Greg Dyke (Getty)

(WFI) English Football Association chairman Greg Dyke tells MPs that the FA will not bid for any more FIFA events until president Sepp Blatter quits or is ousted.

Speaking to the Culture, Media and Sport (CMS) select committee on Tuesday, he spent more than one hour responding to questions about the corruption-hit bidding process for the 2018 and 2022 World Cups – England garnered just two votes – and FIFA investigator Michael Garcia’s corruption probe into the bids.

At last month’s UEFA Congress in Sao Paulo, Dyke was among the UEFA leaders, also including Dutch FA chief Michael van Praag, who called for Blatter to quit as FIFA president after he broke a 2011 promise to step down next year. Blatter now wants another term in office.

In his session with MPs, Dyke did nothing to endear himself to Blatter or make efforts to repair relations between the FA and FIFA, which broke down after England’s World Cup bid defeat in 2010.

He said the Sao Paulo FIFA Congress in June reminded him of something out of North Korea because it was all “hail to the leader [Blatter]”.

Dyke said he thought no one could stop the 78-year-old Swiss from winning a fifth term as FIFA president at elections in Zurich next May. “If he runs again he will win,” he said. “I think it is unlikely we [the FA] would vote for him.”

“We think there’s a limited amount of time people should sit on the FIFA executive,” Dyke said. “Hopefully a new president coming in would take a look at the whole structure.”

After pulling the plug on a FIFA 2019 Women’s World Cup bid last month because it was felt England had little chance of winning, Dyke confirmed that the FA had decided not to bid for FIFA tournaments in future but to focus on bidding for UEFA tournaments.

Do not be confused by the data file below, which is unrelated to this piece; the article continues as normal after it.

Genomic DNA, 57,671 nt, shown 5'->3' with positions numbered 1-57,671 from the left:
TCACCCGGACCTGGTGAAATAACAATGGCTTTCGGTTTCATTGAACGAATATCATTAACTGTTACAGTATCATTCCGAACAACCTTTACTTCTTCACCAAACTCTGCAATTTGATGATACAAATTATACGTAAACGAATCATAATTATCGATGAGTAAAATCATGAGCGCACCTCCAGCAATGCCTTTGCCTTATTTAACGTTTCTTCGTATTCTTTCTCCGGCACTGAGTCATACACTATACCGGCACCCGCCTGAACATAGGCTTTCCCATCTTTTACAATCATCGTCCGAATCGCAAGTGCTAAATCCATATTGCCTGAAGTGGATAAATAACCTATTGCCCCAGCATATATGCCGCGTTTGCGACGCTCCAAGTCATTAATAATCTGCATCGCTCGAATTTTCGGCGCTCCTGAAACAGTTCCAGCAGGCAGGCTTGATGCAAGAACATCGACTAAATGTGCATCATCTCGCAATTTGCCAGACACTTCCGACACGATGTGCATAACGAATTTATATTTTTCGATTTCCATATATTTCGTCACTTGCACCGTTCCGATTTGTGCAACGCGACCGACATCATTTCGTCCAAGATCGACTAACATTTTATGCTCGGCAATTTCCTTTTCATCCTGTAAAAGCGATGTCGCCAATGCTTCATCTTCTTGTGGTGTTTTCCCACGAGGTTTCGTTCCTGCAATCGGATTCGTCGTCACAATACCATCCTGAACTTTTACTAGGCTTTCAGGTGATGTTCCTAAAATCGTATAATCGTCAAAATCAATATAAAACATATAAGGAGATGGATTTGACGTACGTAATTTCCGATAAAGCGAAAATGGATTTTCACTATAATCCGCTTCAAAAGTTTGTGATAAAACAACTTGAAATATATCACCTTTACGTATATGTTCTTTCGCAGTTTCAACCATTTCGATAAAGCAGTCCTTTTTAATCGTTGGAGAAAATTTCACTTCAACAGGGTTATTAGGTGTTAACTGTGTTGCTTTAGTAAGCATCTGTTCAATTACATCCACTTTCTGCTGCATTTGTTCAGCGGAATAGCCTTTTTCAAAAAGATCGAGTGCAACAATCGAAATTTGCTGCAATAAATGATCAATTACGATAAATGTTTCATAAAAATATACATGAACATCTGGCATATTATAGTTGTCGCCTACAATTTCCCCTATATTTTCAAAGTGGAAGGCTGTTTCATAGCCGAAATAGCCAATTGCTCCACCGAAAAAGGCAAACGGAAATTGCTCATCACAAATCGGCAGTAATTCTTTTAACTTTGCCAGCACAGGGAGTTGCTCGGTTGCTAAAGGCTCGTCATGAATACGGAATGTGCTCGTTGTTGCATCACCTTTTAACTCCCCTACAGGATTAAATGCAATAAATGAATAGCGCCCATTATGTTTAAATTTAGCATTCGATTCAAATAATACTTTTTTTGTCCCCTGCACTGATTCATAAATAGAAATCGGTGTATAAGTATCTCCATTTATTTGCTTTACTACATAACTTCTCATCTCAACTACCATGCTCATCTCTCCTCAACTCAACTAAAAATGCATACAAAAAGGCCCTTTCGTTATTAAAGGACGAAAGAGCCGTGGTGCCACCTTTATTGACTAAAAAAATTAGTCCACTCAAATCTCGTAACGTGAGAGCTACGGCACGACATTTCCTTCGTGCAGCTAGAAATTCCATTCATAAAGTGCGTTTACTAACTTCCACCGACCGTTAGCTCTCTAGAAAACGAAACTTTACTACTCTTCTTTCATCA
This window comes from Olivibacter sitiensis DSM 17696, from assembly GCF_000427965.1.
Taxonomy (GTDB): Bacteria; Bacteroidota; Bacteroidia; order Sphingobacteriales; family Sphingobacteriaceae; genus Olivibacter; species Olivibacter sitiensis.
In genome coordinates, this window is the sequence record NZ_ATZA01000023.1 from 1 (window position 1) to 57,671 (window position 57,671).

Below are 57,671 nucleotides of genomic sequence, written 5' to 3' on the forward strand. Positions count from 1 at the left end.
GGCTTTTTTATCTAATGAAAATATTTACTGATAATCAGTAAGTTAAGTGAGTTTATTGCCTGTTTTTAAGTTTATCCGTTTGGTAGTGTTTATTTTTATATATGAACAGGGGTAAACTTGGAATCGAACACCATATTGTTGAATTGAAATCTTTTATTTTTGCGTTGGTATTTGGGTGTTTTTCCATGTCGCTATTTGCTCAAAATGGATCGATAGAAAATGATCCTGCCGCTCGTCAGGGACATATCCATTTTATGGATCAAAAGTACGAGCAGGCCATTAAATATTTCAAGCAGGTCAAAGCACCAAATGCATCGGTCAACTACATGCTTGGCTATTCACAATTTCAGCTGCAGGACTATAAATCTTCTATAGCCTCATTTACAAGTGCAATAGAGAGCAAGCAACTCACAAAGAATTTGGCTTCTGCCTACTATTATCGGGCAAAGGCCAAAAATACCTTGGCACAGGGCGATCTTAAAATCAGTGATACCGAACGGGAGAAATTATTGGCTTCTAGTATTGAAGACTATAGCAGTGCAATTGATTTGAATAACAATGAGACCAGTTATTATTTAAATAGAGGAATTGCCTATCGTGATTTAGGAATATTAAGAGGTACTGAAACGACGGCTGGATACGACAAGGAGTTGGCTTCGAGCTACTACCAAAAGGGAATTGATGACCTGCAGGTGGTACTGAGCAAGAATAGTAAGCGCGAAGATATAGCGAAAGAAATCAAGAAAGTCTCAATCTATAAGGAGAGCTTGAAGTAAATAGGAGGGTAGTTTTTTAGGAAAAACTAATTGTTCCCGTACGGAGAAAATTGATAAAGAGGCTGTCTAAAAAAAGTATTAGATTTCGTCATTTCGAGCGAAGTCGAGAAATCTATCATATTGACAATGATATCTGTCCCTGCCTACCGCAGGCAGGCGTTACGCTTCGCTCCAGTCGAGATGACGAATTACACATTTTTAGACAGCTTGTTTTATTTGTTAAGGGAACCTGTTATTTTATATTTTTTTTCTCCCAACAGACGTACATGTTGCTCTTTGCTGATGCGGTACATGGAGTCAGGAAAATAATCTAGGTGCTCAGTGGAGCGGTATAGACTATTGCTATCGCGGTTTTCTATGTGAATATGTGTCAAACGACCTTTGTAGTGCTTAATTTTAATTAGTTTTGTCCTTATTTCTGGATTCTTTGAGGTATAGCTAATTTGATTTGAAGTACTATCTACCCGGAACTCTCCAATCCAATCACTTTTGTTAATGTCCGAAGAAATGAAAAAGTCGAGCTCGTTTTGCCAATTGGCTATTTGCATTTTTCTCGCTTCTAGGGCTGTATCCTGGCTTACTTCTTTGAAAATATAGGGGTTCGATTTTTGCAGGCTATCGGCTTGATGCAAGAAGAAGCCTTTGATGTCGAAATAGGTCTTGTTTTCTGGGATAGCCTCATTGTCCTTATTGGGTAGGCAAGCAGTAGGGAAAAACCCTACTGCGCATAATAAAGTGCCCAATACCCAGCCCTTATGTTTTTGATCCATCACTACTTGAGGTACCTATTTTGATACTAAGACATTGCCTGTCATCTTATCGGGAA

However, Dyke ruled out any possibility of the English FA withdrawing from FIFA.

“I don’t think we should walk out of FIFA because within a week everyone has forgotten you. I don’t think that sort of gesture-politics would help. I think trying to reform through UEFA and from the inside is the better way forward,” he told MPs.

The FA chief also commented on the Qatar 2022 World Cup and Garcia’s probe into possible ethics breaches in the 2018 and 2022 bidding contest. Garcia’s report is due to be handed to FIFA’s ethics judge Joachim Eckert in September. The German will review the recommendations before ruling on any sanctions for the nine bidding nations or individuals involved in the bidding process.

On Qatar winning 2022 hosting rights, he said: “Very few people believe it was the right decision.”

Dyke said there was “no chance” the Qatar world Cup would be held in the extreme heat of the summer of 2022. FIFA’s task force led by secretary general Jerome Valcke and Asian football boss Sheikh Salman has been canvassing feedback among World Cup stakeholders about switching the tournament to the winter months, with an announcement expected next spring.

“I am certain it won’t happen in the summer,” Dyke said, adding “air-conditioned stadiums are one thing but fans moving around on the streets, in and out of stadiums – it will be too dangerous to have it there in the summer.”

Dyke said the FA will ask for Garcia’s report on World Cup bidding corruption to be made public. FIFA yesterday told INSIDER the dossier would not be publicly available.

The Sunday Times Insight Team, which published revelations last month alleging corrupt activities between former FIFA vice-president Mohamed Bin Hammam and Qatar 2022, were also interviewed by MPs.

Reporters Jonathan Calvert and Heidi Blake were questioned for over an hour.

Calvert said he was “not at all” satisfied that FIFA’s corruption-buster Garcia had seen the “vast majority” of evidence on World Cup bidding corruption that the newspaper has in its possession.

“We think this investigation is horribly flawed,” added Blake of the investigation by US lawyer Garcia.

The Sunday Times’ reporters promised more revelations on the 2018/2022 World Cup bidding contest in coming months.

By INSIDER editor Mark Bisson

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